The Short of It
Following a similar incident earlier this month when one teen was suspended for lending her inhaler to a friend suffering from an asthma attack at school, Anthony Ruelas was suspended last week after attempting to save another student's life. After his story went viral, the teen is now receiving praise—and job offers!—for doing the right thing, even though it got him in trouble.
According to NBC affiliate KCEN, when a girl in Anthony Ruelas' class told the kids she was having an asthma attack, her teacher refused to let anyone leave the classroom to get help. Instead, she told them to remain in their seats while she emailed the school nurse and waited for a reply, as the girl kept wheezing. But when the poor girl fell out of her chair several minutes later, Ruelas sprang into action, scooping her up and carrying her to the nurse's office.
And what was his reward for such an exemplary display of heroic behavior? The 15-year-old student was written up by his teacher and suspended for two days from his alternative middle school. "I was like what?" Ruelas told KCEN. "I'm suspended for this? Like, I was trying to help her."
Mandy Cortes, Ruelas' mother, told KCEN she was really proud of the way her son reacted and frustrated with the school's response. "Especially with it being an alternative school I feel like the kids hear enough of 'they're bad,'" she said. "For them to not be rewarded for really something that is brave, you know, he is a hero to me."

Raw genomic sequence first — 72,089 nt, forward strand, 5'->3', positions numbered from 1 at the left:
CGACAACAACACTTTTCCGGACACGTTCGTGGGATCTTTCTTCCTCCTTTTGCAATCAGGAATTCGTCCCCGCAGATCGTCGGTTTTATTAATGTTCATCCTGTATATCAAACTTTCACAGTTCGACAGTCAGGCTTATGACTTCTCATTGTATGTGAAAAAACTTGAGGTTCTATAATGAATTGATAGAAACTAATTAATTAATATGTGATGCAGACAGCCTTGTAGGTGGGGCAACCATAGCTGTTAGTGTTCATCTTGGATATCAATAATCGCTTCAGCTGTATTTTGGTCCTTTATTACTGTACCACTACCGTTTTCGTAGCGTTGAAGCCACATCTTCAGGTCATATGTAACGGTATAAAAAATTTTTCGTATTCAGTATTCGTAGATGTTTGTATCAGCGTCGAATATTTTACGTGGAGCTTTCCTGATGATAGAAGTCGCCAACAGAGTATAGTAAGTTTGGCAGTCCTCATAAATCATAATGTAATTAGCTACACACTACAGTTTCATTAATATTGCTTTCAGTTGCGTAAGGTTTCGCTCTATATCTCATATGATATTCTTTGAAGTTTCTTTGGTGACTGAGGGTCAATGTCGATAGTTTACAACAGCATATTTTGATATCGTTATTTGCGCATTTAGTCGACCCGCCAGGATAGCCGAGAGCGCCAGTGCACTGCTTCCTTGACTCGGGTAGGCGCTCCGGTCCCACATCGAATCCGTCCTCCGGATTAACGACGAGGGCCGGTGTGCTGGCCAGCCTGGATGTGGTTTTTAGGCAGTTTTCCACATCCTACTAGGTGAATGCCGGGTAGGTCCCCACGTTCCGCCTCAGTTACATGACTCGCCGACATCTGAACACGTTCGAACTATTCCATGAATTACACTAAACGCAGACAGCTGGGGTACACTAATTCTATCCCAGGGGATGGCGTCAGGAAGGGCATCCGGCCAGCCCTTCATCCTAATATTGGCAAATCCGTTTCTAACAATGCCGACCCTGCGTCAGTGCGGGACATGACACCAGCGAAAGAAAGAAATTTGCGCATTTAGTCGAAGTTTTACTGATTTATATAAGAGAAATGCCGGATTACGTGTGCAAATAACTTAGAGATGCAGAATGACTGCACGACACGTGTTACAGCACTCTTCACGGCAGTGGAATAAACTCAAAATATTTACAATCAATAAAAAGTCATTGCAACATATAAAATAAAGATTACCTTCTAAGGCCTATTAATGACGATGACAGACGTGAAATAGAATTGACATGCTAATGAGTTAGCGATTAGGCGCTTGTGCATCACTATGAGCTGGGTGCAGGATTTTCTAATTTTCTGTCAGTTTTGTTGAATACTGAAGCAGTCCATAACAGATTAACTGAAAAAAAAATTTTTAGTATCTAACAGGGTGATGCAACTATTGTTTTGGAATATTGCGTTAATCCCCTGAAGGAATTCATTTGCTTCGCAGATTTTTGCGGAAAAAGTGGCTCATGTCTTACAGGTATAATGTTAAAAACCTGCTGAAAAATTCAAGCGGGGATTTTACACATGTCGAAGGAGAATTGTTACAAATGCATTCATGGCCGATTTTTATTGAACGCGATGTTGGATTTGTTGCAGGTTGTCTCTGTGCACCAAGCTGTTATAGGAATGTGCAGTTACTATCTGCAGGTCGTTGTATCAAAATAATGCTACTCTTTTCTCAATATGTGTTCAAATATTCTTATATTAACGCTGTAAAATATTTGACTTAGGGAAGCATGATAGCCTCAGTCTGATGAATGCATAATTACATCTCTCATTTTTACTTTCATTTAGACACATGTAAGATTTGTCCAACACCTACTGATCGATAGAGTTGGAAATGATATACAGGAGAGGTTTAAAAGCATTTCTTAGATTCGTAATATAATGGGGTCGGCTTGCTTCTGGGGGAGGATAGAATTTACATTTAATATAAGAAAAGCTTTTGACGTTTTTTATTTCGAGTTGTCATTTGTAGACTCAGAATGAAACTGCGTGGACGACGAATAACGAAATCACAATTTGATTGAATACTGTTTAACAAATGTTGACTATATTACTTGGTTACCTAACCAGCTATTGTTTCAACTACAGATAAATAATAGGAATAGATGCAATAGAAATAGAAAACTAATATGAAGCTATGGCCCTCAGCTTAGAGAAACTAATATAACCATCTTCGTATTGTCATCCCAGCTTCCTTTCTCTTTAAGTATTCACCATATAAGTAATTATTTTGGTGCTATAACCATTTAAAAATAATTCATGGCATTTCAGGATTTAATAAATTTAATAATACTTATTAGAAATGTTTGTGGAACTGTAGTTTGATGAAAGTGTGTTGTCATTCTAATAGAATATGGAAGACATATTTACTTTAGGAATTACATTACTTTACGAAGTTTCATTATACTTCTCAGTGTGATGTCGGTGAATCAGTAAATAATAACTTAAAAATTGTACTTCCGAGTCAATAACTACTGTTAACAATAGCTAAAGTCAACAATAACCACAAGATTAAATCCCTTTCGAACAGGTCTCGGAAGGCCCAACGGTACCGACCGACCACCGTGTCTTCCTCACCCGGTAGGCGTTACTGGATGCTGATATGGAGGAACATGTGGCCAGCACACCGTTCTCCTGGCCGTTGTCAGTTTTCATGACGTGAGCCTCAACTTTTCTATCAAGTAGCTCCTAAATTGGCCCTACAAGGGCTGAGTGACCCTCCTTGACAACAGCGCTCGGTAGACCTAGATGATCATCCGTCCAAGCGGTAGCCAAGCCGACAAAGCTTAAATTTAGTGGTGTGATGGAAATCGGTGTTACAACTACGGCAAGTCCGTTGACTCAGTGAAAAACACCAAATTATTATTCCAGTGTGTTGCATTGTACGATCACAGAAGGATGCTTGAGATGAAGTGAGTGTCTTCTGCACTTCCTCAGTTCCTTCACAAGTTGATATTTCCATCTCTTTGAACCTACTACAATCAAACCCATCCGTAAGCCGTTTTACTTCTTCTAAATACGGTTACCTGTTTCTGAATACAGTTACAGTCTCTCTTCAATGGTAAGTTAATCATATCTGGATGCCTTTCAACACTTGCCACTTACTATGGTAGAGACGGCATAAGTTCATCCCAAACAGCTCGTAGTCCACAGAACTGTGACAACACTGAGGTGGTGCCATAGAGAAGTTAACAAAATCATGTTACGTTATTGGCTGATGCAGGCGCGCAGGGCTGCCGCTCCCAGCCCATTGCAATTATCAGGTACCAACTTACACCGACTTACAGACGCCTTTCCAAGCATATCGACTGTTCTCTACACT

We agree. And now that Ruelas' story is going viral, the courageous teen is finally receiving the accolades he deserves. Emails and Facebook messages have been flowing in. A nursing organization presented Ruelas with a Citizen Hero Award. And a teacher offered to teach him math since his mom has decided to homeschool him for the rest of the year following the incident.
But the most amazing opportunity came from Democratic State Representative Henry Cuellar, who offered Ruelas an intership!
"That story really got my attention, the way he was treated," Cuellar said. "If he'd like to do an internship here in Washington, we'd love to have him here in Washington." Ruelas won't be eligible to intern until he's 16, but he told KCEN he's "definitely going to think about it."
What an amazing kid! Even before receiving all the accolades, Ruelas told KCEN that given the chance, he would make the same decision all over again. Good for him. His punishment from the school seems outrageous to me, especially when you consider what could've happened to the girl if Ruelas had blindly listened to his teacher.
Maybe the teacher should be punished for not springing into action when one of her students was clearly in distress. At the very least, the district should have protocols in place for when students have asthma attacks—protocols that go above and beyond typing out an email and then just sitting back and waiting for a reply.